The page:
• Kirby

        At the time when I was approached with the petition, there was no discussion yet. And even the discussions happening now seem to get into personal insults more than give any effective rationale for one side or the other.

  • John

    Until the COG petition started I don’t think there was any meaningful debate about the isolation of staff from elected leadership and the extreme limitations on neighborhood advocacy created by the current at large system. I hope the democrats will come back with some real alternatives to the cog as I think it would be a step backwards for civil rights, neighborhood protection and housing. At the same time taking a step back is needed in order to go forward. The democratic political machine in Arlington no matter how enlightened is still a machine and the result of that kind of politcal system is always corruption and tyranny.

  • Let’s Be Free

    No “racial politics” still at work you think? Sure, look at all the public pools out there for the minority and poor kids to frolic in during the summer months. Arlington’s elite in the North have plenty of private pools (aka swim clubs built during the days of de facto segregation and before the Civil Rights Act of 1964) for their kids to swim in. Look at TJ middle school, which was built as a cave to handle to handle the influx of middle schooler during forced desegregation. The North wouldn’t stand for their kids going to school in tht environment. There are plenty of examples, just look around.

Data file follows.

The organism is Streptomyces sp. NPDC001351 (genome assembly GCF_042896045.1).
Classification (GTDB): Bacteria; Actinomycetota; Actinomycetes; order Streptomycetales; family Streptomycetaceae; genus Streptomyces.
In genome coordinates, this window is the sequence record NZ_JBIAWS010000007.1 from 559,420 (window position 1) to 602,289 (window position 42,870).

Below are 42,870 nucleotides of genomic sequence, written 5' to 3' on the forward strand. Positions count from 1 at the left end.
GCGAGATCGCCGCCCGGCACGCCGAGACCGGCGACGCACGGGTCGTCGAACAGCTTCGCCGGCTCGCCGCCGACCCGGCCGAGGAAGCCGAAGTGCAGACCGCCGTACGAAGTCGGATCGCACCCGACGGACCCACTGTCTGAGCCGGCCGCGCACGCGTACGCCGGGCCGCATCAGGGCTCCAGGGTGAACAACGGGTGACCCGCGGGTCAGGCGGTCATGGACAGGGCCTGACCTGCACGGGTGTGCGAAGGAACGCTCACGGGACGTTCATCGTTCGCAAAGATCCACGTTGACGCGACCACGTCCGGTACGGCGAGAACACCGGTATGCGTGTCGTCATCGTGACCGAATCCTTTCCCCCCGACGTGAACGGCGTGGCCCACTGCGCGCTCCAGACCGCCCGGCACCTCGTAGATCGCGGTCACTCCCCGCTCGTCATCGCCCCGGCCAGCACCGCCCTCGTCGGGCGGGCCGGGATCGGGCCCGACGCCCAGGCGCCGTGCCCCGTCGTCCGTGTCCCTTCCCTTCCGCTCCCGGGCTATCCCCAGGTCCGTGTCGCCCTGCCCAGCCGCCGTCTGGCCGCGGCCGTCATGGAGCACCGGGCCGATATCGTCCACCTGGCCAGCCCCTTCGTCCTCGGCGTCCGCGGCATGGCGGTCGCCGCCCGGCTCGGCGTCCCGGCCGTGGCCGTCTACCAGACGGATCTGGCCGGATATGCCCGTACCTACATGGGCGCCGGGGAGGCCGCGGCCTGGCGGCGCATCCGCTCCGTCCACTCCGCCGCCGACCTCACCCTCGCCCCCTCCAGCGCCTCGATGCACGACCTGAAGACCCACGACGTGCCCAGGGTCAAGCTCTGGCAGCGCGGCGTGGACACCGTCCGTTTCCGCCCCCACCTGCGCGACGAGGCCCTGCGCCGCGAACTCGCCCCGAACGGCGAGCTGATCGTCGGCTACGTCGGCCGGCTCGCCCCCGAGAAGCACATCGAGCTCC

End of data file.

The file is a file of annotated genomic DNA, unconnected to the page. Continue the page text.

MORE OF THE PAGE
• Efrem Hornbostle

    Disclosure of those that sign the petition is a moot point. It was elevated to the level of chaos by the ACDC and the CAGG to impede the implementation of a fair referendum from the outset. They failed.

    Remember, liberals are intolerant and trash democracy if their grip on power is being challenged in any manner whatsoever.

    I surmise that the ACDC and the current County Board members are meeting in secret trying to figure out how they can run as County Supervisors in a magisterial district.

    Rumor has it that two current County Board members are contempating relocating their domicles to other areas of Arlington County to prepare themselves to run in magisterial districts. I am sure the Sun Forgette is all over this matter.

    Stand tall fellow citizens of Arlingtongrad. The libs are running scared and are choking on their granola and tofu as referendum momentum gains traction.

    Believe in America.

    • diane

      I believe republicans are the intolerant party. Re: gays, immigrants, minorities, poor

  • John